Are there any newer bands around today that have surprised you? Books or movies?
Let’s see… some current bands and musicians doing things I dig are Helms Alee, Kurt Vile, Nihill, Jodis, Chelsea Wolfe, Circle, The Men, Iceage, Phantom Glue, Sailors with Wax Wings, and Enslaved. As for books, Marukami’s novel 1Q84 was truly great and actually inspired me to complete a new song I had struggled with finishing. I also enjoyed and appreciated much of the research that went into Outliers by Malcom Gladwell.
Is there any news on the new collaboration between Ben Koller and Steve Brodsky?
Yes – Ben and I have Andrew Schneider onboard this month to mix 7 songs that we recorded ourselves last summer. We’re stoked to put this twisted mutant noise into the world soon… however, we still need a good name! Any suggestions?
Now that you have the personal success of White Silence, do you have a positive outlook on the future of the band?
Yeah definitely. We needed to make “White Silence” in the manner that it was done, just to prove to ourselves more than anything that we can come together as a band and still have fun doing this.
There wasn’t a whole lot of touring for the record. How come? Are there any EPs or record ideas in the works?
With two fathers in the band, it’s just hard to coordinate things that require those guys to take extensive time away from their families. And since I moved to Brooklyn last year, things have been kind of quiet with Cave In, mainly because I’ve had to focus on getting myself settled in a new situation. So for right now, everyone has their irons in other fires. But we did actually just get back from an awesome camping trip together in the woods of New Hampshire!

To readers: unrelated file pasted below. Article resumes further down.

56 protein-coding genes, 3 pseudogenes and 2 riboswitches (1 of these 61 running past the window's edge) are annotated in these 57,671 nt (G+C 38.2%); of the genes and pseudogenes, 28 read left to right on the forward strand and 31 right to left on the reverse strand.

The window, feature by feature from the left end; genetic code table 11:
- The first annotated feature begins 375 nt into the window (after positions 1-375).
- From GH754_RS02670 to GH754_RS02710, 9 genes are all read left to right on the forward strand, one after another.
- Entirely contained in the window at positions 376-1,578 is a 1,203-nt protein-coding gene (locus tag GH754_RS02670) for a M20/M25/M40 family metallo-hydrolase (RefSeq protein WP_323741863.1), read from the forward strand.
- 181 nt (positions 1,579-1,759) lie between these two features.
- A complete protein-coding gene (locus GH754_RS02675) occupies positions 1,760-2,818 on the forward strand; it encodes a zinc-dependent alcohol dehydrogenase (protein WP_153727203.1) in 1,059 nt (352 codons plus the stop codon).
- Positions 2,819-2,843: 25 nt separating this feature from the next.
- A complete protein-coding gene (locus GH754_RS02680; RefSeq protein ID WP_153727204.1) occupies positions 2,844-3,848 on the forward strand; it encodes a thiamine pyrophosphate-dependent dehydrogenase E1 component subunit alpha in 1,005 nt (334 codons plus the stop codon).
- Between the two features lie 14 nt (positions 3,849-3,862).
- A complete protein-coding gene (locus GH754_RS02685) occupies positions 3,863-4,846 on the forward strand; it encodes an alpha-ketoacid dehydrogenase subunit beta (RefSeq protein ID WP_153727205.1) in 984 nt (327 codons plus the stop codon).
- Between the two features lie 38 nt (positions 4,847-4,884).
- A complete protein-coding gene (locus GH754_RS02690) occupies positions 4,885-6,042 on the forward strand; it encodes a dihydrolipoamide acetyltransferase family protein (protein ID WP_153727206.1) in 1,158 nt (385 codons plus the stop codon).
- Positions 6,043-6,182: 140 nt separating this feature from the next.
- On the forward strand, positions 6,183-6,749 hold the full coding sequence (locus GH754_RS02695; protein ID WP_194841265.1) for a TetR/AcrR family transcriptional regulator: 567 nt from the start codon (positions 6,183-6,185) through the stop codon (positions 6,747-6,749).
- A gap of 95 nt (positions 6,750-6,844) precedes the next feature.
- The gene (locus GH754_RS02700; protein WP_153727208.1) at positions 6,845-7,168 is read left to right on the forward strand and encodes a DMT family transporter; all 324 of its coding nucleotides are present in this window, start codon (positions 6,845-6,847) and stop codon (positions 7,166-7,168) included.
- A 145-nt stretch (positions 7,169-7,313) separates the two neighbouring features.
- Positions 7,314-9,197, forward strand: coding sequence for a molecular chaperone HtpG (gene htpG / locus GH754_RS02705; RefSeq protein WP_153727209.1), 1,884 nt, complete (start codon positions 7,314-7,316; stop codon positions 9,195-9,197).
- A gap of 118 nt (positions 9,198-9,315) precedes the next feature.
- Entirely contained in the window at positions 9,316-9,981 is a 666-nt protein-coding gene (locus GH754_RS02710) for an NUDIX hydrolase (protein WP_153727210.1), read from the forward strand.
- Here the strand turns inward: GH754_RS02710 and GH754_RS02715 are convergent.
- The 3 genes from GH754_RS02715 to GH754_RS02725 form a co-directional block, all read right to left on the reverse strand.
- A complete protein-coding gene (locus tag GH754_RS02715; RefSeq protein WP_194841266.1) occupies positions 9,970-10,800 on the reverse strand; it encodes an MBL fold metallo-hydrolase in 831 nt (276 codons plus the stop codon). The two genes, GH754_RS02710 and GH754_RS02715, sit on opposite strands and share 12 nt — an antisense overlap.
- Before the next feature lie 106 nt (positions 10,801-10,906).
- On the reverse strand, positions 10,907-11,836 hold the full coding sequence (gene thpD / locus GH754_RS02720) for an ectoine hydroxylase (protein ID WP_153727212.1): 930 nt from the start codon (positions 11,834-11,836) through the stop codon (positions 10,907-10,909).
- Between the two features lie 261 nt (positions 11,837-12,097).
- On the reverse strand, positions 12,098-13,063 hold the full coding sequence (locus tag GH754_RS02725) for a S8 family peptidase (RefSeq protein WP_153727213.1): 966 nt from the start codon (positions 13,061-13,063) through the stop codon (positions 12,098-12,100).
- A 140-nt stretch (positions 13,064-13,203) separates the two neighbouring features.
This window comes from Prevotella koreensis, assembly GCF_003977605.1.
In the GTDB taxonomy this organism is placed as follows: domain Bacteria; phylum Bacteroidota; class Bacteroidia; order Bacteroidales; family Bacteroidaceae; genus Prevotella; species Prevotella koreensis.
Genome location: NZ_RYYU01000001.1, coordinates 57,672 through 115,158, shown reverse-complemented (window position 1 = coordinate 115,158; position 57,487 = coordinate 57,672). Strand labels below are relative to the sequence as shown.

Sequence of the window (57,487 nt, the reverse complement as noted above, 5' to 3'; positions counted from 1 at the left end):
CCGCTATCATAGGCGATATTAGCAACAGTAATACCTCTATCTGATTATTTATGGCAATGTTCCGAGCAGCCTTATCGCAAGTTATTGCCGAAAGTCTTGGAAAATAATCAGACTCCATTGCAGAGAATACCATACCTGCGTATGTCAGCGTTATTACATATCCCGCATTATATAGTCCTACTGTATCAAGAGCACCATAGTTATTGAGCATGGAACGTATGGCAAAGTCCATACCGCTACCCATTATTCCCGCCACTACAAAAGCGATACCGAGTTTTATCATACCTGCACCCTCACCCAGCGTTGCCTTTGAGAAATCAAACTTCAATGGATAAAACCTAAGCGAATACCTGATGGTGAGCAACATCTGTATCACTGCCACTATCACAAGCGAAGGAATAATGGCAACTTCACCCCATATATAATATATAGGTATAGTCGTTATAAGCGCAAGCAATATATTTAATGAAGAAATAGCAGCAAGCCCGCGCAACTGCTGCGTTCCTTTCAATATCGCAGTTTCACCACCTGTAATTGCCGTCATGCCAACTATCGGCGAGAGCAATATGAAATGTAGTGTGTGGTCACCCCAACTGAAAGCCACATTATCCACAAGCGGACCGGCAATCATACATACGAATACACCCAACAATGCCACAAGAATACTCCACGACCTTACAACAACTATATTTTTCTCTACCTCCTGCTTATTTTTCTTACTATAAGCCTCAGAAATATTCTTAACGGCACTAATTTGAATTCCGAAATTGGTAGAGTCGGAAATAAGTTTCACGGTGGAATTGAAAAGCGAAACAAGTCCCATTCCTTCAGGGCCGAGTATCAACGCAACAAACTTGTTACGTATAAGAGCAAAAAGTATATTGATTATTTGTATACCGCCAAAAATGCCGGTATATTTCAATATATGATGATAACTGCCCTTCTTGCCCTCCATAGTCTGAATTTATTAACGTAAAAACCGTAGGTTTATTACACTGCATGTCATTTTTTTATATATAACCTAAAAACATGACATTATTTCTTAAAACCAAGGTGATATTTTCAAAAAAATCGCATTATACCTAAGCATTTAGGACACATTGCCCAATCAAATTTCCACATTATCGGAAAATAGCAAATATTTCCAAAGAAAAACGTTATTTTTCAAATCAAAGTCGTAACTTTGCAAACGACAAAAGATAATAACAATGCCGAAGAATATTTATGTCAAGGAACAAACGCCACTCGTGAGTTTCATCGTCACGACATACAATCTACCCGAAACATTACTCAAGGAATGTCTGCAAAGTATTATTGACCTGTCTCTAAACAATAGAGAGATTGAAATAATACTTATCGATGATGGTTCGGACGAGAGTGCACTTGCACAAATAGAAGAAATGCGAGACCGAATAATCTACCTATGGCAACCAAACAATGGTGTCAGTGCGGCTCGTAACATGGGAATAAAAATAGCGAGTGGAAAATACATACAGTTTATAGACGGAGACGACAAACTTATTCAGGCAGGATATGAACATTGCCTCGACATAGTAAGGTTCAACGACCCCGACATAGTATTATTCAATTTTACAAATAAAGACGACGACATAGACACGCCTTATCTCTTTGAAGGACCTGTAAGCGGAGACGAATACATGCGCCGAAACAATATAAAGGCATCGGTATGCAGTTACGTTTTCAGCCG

How do you compare touring today with touring with past albums?
Well it happens so infrequently now, which is probably the biggest difference. By the time we start to get our feet wet, the trip is practically over! When shows are happening, I just try to soak in all that I can at that moment. Anything else is beyond my control.
Is there anything Cave In hasn’t done that any of you have really wanted to do?
There’s plenty of places in the world I’d still love to see one day, with or without Cave In. As long as our friendship remains, the future holds something good.
Thanks for doing this interview – is there anything you’d like to add?
Thanks for reading and for the support.